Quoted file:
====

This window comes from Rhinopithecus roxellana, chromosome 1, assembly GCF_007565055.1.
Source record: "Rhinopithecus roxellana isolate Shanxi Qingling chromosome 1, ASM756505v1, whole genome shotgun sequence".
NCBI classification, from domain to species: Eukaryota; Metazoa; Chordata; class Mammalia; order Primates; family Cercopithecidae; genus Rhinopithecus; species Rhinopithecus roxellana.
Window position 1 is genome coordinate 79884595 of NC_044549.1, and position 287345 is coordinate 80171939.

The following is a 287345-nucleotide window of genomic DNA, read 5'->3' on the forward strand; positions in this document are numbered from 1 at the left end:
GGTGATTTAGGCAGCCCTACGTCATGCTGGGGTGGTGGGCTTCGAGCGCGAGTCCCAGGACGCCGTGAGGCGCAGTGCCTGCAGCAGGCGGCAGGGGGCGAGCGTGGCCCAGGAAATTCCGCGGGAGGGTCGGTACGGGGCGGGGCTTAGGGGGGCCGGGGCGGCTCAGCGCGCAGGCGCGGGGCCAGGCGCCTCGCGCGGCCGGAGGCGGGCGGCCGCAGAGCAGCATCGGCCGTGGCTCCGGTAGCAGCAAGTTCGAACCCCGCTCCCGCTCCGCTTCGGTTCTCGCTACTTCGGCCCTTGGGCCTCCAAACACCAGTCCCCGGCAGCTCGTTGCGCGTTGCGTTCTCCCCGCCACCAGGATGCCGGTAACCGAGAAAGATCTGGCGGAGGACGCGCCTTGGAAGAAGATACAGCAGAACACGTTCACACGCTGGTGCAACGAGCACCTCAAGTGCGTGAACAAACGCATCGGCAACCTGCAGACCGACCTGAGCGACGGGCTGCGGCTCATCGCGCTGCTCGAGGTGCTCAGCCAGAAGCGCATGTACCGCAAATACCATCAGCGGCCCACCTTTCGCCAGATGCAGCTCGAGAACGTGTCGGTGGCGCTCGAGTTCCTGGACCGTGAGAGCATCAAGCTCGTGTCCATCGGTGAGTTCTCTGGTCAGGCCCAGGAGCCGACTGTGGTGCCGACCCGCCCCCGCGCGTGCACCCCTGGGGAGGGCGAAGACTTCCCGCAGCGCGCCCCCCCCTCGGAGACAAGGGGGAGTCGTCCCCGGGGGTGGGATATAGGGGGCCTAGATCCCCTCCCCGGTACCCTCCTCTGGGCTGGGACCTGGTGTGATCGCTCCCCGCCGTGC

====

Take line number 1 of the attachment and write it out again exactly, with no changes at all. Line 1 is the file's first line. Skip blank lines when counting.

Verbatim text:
This window comes from Rhinopithecus roxellana, chromosome 1, assembly GCF_007565055.1.